Wood ashes provide a good source of potassium for plant growth. It also is an alkaline material that will reduce the acidity of the soil. It is not as effective as limestone but with repeated use, it can drastically raise the pH value of a soil, espe cially if the soil is primarily sandy in texture.
The ideal soil pH range for most plants is 5.8 to 6.5. Soils which are too alkaline will tie up many of the micro-nutrients such as zinc and manganese which are needed for good plant growth. Often at the soil testing lab, when we came across a soil s ample with a pH value in the range of 8.0 to 11.0, we would find out that it came from the garden of a homeowner who was routinely adding wood ashes during the winter as they became available from the wood stove.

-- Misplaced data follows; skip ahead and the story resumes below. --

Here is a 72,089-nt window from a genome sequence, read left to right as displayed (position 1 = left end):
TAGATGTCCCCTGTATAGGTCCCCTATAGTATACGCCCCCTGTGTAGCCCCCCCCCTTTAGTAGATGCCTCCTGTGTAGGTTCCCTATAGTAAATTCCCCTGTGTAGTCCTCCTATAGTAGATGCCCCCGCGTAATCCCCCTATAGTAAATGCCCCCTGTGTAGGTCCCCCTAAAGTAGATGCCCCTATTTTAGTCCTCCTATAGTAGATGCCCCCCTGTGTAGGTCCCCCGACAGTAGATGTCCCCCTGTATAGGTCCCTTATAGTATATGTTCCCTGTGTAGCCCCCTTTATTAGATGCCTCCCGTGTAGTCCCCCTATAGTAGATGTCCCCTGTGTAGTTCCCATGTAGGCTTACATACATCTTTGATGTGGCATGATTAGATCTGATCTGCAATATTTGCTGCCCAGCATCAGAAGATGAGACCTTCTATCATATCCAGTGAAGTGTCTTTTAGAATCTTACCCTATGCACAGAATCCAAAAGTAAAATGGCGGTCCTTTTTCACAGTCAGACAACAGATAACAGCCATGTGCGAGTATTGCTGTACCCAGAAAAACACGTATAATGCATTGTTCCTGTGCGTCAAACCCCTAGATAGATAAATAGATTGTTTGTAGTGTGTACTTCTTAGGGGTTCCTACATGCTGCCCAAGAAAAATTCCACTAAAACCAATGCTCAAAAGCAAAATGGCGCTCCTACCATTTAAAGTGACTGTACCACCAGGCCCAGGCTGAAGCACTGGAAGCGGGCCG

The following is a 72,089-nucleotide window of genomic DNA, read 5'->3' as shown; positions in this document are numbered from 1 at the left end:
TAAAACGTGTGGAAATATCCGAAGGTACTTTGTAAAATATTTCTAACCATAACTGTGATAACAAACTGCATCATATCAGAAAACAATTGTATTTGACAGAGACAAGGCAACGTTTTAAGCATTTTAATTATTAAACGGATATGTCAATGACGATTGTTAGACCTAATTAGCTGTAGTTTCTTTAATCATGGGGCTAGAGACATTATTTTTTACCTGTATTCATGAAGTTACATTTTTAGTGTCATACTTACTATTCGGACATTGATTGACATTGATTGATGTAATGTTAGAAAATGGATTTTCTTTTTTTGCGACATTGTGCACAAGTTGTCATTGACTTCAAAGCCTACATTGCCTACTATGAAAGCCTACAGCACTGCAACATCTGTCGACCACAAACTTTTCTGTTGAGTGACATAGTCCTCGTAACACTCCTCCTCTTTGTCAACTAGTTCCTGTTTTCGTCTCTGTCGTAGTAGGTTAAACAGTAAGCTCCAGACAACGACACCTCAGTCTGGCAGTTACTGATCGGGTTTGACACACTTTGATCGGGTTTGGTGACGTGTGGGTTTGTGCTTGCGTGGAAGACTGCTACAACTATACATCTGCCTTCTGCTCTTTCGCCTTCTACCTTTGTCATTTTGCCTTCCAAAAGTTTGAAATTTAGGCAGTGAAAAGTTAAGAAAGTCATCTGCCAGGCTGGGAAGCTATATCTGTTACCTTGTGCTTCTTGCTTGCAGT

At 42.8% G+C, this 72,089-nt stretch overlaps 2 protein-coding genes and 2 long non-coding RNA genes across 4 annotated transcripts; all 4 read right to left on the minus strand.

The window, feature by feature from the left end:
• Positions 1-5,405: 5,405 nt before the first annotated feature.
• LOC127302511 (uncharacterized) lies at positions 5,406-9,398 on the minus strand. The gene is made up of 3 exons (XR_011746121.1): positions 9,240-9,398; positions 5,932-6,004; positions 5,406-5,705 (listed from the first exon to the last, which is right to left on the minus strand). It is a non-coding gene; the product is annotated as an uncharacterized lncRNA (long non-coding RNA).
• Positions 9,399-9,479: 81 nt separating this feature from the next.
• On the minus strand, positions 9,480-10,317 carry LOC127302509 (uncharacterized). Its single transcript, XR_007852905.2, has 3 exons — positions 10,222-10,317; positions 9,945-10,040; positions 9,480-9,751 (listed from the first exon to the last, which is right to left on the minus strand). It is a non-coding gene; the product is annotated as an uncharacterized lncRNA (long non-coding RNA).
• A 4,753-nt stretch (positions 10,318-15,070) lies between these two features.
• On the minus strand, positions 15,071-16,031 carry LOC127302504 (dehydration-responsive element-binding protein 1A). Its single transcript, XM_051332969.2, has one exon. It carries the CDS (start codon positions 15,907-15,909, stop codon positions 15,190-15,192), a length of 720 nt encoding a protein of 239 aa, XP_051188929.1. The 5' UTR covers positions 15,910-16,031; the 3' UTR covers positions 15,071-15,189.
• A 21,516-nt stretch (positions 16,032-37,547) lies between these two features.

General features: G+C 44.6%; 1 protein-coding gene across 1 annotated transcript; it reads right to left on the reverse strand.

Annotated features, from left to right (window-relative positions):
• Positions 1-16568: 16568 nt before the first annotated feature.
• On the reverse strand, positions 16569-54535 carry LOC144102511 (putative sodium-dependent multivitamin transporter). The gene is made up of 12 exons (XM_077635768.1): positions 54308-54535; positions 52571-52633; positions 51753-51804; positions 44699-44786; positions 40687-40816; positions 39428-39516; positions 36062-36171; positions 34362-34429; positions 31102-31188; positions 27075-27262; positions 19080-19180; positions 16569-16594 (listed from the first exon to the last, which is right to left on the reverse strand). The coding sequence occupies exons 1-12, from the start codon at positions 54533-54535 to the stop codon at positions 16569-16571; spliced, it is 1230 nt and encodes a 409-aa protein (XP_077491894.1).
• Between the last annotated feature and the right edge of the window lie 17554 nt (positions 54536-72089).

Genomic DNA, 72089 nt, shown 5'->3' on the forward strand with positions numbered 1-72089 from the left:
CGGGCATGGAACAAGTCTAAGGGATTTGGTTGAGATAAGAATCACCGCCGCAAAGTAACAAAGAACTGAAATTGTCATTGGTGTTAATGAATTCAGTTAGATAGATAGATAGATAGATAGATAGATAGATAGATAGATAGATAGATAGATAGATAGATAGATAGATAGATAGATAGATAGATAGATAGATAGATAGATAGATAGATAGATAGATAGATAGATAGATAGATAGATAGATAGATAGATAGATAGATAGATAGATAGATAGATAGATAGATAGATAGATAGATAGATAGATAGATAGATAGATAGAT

I recommend that before applying wood ashes to the soil, that a soil sample be submitted to the Ag Service Lab for assessment of the current pH status. If the soil is already in the 5.8 to 6.5 pH range and no lime is recommended, it would be best to a void putting wood ashes in that area. If the soil pH value is below 5.8 and there is a lime recommendation on the soil test report then put a dusting of the wood ashes over the soil surface and work it into the soil. If you add the wood ashes, don't add the recommended lime or you will raise the pH too high. Since wood ashes are low in calcium compared to limestone, some supplemental gypsum (a source of calcium) will be needed if the calcium level indicated on the soil test report is medium or low. Ad d about 1 or 2 pounds of gypsum per 100 square feet to compensate for the lack of calcium.